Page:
Where in a university should its digital strategy originate? The library might not be the first place that springs to mind but when a library service leads or co-creates the digital strategy, there can be huge benefits for students, staff and the whole institution.
“The library is almost seen as a neutral spot within the university to sit it.”
Alison Harding is talking about where the digital strategy originated at the University of Wales Trinity Saint David (UWTSD), where she is executive head of library and learning resources. There the university’s digital strategy is led by the library.
“It recognises the library’s strength around collaboration. We’re seen as a team and a department that manages relationships and collaboration really well,” she says.
James Stephens, head of library services and university librarian at the University of Cumbria, has a similar viewpoint:
“I tend to think libraries build relationships really well. I certainly try to build relationships with the research office and graduate school, with teaching and learning, so we're not just bolt on: we are embedded in, we're integrated.”
For James, strategy-building relationships also extend beyond the university.
“We librarians tend to be very good at talking to each other and sharing ideas, being involved in regional groups plus, obviously, Jisc, SCONUL: there's an awful lot of discussion about the future – about strategy.”
Leaders and co-creators
It was in the summer of this year at UWTSD that Alison was asked to lead on the project. She has written a draft digital strategy that has been through a first round of comments and she has significant engagement planned, starting in January with areas ranging from IT and estates to academic departments, students’ unions and more. The timing is critical.
“It’s too early to start this before Christmas, but in the new year people might come back a little bit more refreshed and think, ‘We need to move on and get into a new way of working that doesn't exhaust people.’ I've talked to our learning and development manager around using the digital strategy discussions to enable a culture shift away from the current crisis mode.”
Leading on the strategy is not only good for the university as a whole, Alison says:
“It's raised the profile of digital services and the library more broadly as a professional service that has a particular role, that works in partnership with academics rather than just a support or subservient relationship.”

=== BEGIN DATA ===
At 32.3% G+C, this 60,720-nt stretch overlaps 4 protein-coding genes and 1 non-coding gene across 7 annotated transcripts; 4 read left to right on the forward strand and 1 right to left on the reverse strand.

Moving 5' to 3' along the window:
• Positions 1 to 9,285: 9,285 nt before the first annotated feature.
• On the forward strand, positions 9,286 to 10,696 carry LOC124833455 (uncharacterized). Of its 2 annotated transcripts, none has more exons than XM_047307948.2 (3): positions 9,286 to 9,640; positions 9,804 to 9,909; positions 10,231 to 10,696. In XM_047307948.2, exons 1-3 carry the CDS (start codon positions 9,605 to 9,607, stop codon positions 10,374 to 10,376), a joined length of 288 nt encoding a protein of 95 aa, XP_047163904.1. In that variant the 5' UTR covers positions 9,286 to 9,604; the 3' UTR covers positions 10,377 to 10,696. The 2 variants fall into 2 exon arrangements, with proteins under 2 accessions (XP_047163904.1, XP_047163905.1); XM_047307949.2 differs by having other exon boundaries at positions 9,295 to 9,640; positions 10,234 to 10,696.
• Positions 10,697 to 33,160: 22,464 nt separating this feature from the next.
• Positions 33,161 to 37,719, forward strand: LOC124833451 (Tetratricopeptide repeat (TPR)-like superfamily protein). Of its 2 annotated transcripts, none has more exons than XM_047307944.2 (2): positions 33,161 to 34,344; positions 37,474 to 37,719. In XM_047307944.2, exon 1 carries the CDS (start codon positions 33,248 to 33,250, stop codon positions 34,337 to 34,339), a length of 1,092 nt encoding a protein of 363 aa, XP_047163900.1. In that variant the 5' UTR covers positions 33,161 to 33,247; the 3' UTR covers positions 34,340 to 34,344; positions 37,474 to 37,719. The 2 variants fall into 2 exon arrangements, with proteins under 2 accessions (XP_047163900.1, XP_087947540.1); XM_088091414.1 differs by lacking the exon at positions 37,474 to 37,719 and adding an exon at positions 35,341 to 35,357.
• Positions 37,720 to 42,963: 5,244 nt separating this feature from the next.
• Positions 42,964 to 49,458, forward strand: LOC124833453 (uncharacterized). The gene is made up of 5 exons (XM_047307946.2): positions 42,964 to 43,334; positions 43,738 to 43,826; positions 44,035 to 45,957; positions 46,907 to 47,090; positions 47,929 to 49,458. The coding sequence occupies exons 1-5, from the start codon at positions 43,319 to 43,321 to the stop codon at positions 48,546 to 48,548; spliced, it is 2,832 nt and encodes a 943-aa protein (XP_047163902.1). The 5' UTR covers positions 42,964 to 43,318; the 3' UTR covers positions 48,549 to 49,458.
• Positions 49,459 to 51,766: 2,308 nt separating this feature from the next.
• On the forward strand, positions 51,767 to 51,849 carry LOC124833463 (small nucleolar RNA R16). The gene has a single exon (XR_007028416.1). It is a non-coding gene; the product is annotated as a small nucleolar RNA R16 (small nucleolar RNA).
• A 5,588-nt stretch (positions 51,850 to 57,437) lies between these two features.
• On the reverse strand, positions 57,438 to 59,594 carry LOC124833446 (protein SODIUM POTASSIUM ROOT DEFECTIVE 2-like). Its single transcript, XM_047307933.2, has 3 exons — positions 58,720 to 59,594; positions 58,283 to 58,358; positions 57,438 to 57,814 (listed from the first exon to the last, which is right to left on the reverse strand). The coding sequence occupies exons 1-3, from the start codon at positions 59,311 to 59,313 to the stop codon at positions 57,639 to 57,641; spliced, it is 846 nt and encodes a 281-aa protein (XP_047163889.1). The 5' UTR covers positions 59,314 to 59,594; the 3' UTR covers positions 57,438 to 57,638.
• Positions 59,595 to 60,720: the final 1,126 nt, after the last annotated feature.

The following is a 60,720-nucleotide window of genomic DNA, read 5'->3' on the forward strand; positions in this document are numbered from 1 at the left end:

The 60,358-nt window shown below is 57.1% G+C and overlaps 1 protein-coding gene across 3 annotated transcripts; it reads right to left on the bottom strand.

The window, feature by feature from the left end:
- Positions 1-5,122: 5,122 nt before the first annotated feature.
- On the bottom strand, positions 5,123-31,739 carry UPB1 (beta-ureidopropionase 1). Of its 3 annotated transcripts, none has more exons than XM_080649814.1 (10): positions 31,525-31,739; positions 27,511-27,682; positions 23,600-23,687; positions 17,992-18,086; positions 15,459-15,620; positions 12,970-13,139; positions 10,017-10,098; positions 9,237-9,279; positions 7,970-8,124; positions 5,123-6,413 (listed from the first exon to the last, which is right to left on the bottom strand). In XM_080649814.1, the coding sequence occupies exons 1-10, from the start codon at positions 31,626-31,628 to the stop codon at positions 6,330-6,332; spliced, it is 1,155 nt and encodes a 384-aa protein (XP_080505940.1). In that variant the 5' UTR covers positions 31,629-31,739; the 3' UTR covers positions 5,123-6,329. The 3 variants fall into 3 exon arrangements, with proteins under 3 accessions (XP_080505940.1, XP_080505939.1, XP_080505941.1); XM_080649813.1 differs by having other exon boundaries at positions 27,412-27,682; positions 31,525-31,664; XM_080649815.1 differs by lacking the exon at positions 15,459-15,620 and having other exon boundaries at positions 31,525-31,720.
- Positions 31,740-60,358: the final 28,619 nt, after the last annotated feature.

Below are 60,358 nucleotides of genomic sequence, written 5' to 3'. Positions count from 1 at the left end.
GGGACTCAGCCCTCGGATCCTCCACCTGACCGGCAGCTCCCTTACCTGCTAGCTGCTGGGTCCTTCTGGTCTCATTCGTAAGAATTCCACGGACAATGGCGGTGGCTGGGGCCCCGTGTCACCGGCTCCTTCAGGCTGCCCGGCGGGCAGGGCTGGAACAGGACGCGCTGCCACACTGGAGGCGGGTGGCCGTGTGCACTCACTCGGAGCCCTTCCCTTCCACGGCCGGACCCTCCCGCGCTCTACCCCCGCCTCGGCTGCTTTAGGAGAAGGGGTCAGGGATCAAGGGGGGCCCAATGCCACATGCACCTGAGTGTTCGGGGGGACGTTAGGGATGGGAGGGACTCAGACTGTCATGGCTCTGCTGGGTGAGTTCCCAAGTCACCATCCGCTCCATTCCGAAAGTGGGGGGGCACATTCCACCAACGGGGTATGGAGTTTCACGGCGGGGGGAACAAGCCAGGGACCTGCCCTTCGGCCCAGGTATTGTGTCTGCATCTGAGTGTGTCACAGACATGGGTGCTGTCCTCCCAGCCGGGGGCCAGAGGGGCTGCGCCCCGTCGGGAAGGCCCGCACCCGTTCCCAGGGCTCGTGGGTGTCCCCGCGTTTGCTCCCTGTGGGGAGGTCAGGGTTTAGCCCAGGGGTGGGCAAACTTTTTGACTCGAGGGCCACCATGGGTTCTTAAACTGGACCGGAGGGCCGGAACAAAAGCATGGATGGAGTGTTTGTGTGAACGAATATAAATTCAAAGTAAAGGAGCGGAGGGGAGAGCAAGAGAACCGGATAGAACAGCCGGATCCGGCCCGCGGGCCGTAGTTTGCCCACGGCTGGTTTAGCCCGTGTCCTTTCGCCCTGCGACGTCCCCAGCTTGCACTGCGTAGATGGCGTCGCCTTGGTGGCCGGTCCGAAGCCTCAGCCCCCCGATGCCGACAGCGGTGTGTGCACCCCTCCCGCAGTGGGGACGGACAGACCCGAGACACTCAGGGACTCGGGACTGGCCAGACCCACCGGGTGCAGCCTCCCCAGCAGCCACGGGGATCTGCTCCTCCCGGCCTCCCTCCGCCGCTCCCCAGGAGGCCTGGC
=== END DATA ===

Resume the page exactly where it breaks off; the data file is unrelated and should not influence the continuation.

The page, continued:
At Cardiff Metropolitan University, the library has had significant input into its university’s digital strategy as co-creator.
“I would see us as being an enabler for an awful lot of the other activity,”
says Mark Hughes, head of libraries.
“We've taken the approach that it's a mistake to see it as just technology-led and we've consciously tried to step away from that. Actually, it's about digital places, digital people and digital skills. And I think that there's an awful lot in the skillset of libraries that we can bring to that.”
A major benefit of having libraries at the strategy helm is that, in the library world, the digital mindset is nothing new.
“Our merged library service has been e-first for a number of years,”
says Alison, and this is reflected in all areas of service development, such as collections, teaching and broader work like workforce development.
James has a similar claim for Cumbria.
“The library has been at the forefront of digital thinking,”
“We've had a digital-first approach for 10 years.”
His library has had good reason for digital pioneering, being distributed across five campuses in the north west and London, with a large number of students on placements.
“From the beginning of our university, we've seen the need to provide our library resources in a distributed way, which is why we engaged with e-books as soon as we could, back when they were unknown.”
Currently the library has more than 390,000 e-books compared to around 240,000 print books.
“At least 75-80% of the resourcing that we provide is on a digital basis,”
“So, we're already in there, we have the knowledge to understand, to organise, to help train people to get the best from that kind of environment. We should be one of those core bedrock pieces that enables the rest of the university to get on and do all the exciting things that they want to do.”
Cardiff Met’s digital strategy, which started in 2018/19 was,
“as much about cultural change as technical change,”
says Mark. Then COVID came along and
“supercharged some of those efforts because we had to do all these things, that we said we'd do in five years, almost in a handful of weeks.”
They are now reviewing and refreshing the strategy in light of the 2020 experience.
“We need to build on it, improve it and take it to the next level in terms of teaching skills and the whole ‘digital by default’ approach. I think we've done an awful lot around equipping students and staff.”
The student focus is an important strength for libraries, says Mark.
“We've done a lot of work around UX in the last couple of years, around understanding what the student experience is and that life cycle of how they go through their education. What they get from us being in that space is that end-to-end link up. And if we've got our digital service, our digital shop window right, that sets the tone in terms of the learning experience.”